It's not very often that auto companies sit out the biggest media event of the year. But this year's Super Bowl is proof even that even the prospect of more than 110 million people watching the Seattle Seahawks face off against the New England Patriots is not enough to persuade car companies they should get in the game.
"When you look at the auto ads in the Super Bowl, a number of them will be for new models launching this spring," said Jon Swallen with Kantar Media, a research firm which tracks advertising. "The timing this year doesn't work for the product launches from several automakers."
Ford, for example, launched its new F-Series in the fall, and advertised heavily during football games at that time. All three brands, which have previously advertised during the Super Bowl, said they expect to return eventually when the timing is more favorable.
Still, that's not to say the event will be entirely without car ads.
Kia is one automaker using the Super Bowl to give its new model a very prominent push, by featuring the newest Sorento in a spot with Pierce Brosnan.
"We're looking for people to become aware of our products to go online and shop and ultimately go to the showroom and our return on investment shows that we accomplish that," said Tim Chaney, director of marketing at Kia Motors America.
This is the sixth-straight year that Kia has advertised during the Super Bowl. Since it started in 2009, Kia's sales in the U.S. have more than doubled; it attributes this growth to greater brand recognition from events such as the Super Bowl.
"We measure all the metrics before, during and after the Super Bowl," Chaney said. "We get many times over our investment so we're very confident."
Nissan's Fred Diaz calls the Super Bowl one of those rare events where you can still make an impression, even if it comes with a hefty price tag. This year, the automaker will advertise during the Super Bowl for the first time in 18 years.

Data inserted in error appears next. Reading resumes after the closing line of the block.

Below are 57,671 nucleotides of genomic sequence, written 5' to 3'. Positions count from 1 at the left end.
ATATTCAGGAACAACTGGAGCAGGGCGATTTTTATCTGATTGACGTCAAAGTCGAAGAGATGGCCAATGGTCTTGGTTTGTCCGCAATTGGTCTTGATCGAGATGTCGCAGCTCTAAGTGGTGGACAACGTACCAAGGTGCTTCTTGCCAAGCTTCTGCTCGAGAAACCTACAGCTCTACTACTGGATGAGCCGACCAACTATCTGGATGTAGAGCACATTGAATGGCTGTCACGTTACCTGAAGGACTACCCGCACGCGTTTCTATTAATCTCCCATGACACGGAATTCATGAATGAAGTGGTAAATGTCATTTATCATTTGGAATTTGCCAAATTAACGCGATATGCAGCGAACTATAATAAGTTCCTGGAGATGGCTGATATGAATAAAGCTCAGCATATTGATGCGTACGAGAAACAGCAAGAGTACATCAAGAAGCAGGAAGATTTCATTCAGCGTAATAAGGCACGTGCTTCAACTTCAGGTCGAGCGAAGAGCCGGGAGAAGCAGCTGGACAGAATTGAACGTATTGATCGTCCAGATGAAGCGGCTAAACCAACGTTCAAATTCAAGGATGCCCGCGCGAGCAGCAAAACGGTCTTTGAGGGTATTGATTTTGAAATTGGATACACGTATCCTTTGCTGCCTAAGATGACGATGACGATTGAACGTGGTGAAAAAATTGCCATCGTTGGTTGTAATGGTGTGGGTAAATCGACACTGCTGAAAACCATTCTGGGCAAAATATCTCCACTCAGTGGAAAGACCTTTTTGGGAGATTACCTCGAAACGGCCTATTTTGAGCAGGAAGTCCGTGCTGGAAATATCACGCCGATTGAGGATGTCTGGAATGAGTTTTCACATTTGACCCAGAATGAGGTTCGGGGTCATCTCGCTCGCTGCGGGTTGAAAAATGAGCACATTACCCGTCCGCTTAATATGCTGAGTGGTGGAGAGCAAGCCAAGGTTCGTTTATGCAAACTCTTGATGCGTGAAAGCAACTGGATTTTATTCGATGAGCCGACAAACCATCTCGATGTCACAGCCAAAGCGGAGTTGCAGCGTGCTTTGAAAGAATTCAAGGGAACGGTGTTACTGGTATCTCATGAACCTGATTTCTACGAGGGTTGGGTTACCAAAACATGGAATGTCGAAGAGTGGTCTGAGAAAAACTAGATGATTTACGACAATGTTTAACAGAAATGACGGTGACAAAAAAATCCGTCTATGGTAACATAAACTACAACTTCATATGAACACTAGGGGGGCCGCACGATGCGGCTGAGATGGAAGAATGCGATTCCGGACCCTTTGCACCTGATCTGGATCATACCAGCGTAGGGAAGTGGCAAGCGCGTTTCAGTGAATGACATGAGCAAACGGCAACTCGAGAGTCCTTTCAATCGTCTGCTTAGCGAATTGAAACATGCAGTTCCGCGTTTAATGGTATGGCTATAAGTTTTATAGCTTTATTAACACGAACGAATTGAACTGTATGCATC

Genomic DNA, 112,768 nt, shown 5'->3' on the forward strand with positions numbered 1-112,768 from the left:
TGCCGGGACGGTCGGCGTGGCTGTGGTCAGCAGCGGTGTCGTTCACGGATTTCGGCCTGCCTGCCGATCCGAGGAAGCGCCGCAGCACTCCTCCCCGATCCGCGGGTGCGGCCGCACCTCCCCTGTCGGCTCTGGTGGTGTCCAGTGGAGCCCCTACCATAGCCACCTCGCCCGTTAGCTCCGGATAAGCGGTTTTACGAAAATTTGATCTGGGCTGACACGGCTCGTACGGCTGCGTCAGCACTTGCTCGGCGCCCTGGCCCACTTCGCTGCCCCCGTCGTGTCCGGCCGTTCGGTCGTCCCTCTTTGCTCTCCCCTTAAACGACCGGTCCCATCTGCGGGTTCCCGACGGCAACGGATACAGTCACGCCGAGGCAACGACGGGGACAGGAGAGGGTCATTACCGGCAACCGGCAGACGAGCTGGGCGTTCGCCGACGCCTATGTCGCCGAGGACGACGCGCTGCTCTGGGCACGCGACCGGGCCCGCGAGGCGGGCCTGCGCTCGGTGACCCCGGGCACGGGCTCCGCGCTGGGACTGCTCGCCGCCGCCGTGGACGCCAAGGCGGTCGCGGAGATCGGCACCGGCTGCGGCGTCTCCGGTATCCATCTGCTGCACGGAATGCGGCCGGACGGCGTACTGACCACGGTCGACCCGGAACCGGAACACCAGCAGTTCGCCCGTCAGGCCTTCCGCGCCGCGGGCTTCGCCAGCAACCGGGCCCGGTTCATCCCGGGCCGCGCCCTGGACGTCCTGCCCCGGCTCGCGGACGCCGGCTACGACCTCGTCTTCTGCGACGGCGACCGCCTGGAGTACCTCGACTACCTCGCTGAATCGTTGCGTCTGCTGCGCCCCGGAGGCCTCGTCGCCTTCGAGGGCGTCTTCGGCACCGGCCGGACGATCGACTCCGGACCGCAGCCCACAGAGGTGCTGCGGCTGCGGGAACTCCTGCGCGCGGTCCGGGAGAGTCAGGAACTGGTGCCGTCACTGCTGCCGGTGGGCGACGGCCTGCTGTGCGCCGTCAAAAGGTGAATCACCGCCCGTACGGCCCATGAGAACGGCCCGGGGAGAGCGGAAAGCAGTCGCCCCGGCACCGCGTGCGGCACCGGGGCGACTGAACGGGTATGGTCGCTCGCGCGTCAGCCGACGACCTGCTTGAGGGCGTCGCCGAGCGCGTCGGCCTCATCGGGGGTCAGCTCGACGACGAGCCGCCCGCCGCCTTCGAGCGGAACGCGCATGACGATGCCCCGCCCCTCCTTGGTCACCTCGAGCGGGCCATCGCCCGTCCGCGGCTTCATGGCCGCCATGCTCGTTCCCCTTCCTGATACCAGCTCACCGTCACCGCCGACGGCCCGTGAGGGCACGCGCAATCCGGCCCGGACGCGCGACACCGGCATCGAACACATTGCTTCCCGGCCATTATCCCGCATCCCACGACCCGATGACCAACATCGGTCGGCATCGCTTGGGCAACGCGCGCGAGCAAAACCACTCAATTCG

"It's definitely money well spent," said Diaz. "When you look at what we're trying to accomplish with our brand, the awareness of our brand, the opinion of our brand, it was definitely a risk reward opportunity for us that we felt was worth taking."
There's been the suggestion that automakers may be cutting back on the Super Bowl because the auto industry is shifting more marketing dollars towards digital platforms. But while broadcasting is taking up a smaller portion of auto ad budgets, Swallen said the Super Bowl shows the power of big events.
"If you have a new model launch, the Super Bowl is a great opportunity to get your message out," he said.
One automaker that has made a big splash during the Super Bowl in recent years is Chrysler.
In 2011 it stole the show with a lengthy spot featuring Eminem and the tagline, "Imported from Detroit."
So far, Chrysler has yet to say if it will run a Super Bowl ad this year.
In October, Fiat Chrysler's chief marketing officer, Olivier Francois, told the Detroit Free Press, "We will be part of it as long as we have something to say."
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Disclosure: CNBC's sister company NBC Sports broadcasts the Super Bowl.